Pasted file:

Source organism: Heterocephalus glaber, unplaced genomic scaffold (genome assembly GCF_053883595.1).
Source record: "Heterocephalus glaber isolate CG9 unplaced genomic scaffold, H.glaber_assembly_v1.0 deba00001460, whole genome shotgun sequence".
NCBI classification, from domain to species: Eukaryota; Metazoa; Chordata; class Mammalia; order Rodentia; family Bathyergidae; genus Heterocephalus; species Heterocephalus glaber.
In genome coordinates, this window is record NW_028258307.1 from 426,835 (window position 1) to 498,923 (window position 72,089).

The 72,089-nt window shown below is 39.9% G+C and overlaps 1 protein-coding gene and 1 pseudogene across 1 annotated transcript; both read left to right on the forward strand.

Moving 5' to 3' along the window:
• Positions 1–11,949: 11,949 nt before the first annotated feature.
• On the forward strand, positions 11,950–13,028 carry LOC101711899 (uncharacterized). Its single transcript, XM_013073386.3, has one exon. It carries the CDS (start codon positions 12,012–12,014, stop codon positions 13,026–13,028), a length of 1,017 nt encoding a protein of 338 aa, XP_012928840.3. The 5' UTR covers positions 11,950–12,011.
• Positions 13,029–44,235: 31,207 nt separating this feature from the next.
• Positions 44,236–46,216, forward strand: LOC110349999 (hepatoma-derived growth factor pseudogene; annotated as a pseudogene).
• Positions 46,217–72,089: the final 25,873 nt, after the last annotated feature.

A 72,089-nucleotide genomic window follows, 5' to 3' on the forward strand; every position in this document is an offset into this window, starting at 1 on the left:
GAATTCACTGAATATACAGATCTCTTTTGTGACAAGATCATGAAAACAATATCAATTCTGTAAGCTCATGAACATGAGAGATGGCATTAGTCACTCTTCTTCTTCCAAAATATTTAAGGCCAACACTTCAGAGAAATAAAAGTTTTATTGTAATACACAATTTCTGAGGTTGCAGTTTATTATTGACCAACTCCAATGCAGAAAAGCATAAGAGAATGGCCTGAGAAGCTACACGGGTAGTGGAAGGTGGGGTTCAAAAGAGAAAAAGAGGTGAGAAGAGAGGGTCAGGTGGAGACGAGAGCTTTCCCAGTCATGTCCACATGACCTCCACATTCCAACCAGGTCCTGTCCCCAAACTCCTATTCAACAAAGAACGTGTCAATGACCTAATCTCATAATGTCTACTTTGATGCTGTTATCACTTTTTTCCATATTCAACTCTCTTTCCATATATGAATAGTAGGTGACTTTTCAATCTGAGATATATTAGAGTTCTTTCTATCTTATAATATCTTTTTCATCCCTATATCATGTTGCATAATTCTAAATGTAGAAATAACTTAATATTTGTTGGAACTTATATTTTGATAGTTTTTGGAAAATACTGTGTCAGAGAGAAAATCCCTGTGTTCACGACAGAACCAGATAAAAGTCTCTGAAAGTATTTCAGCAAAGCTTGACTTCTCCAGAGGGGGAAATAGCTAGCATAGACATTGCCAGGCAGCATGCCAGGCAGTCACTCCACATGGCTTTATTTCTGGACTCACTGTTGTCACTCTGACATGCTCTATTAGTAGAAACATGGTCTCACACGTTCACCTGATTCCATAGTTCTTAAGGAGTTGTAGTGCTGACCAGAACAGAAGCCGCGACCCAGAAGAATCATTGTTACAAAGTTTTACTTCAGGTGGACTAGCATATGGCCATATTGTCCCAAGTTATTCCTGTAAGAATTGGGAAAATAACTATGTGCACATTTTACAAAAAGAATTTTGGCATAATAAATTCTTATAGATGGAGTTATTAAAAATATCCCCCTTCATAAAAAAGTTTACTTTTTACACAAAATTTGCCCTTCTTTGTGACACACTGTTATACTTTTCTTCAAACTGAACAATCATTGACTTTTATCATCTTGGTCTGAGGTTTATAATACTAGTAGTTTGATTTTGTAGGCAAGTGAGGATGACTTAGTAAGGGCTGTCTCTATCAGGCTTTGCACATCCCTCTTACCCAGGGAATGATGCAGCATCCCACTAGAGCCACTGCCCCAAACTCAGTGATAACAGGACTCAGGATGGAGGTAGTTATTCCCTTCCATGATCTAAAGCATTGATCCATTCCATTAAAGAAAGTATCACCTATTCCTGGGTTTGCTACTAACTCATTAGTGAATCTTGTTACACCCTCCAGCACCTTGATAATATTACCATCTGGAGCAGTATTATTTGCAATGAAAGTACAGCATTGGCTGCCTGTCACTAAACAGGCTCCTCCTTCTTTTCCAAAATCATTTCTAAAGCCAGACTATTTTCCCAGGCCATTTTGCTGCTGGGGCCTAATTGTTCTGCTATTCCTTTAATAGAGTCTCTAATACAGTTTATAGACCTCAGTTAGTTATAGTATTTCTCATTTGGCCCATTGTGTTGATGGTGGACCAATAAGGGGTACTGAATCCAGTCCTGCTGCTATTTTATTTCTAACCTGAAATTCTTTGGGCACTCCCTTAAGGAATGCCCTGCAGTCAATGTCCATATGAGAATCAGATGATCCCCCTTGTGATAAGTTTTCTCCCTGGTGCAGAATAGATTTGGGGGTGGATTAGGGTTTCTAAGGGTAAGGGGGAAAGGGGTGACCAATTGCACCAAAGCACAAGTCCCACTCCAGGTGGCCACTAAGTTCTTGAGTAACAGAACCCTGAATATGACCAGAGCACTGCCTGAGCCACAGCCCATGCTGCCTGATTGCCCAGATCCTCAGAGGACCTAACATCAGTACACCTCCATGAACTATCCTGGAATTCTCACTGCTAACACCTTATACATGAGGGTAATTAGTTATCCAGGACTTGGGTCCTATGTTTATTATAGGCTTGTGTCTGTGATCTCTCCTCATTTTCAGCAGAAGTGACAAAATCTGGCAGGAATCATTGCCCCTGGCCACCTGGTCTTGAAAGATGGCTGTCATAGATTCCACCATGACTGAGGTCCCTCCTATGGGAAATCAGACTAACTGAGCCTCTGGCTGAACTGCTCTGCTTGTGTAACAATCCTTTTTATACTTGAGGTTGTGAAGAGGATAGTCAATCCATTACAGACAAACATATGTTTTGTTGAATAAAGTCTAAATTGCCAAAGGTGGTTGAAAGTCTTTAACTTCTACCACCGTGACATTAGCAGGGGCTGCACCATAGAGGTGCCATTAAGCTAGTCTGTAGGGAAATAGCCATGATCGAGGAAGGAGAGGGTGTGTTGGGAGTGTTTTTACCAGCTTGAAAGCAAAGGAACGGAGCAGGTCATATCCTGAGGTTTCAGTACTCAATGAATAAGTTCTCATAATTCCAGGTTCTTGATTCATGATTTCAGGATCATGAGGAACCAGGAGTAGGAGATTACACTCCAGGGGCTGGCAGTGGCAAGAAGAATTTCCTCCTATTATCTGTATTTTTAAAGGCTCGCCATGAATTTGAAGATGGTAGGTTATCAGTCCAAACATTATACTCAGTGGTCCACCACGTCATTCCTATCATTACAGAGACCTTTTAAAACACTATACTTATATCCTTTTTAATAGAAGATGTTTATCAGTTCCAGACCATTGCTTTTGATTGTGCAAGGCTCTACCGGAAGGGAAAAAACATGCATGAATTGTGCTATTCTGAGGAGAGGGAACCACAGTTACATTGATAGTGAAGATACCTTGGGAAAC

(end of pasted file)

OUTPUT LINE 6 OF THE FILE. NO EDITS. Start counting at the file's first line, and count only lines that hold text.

Moving 5' to 3' along the window: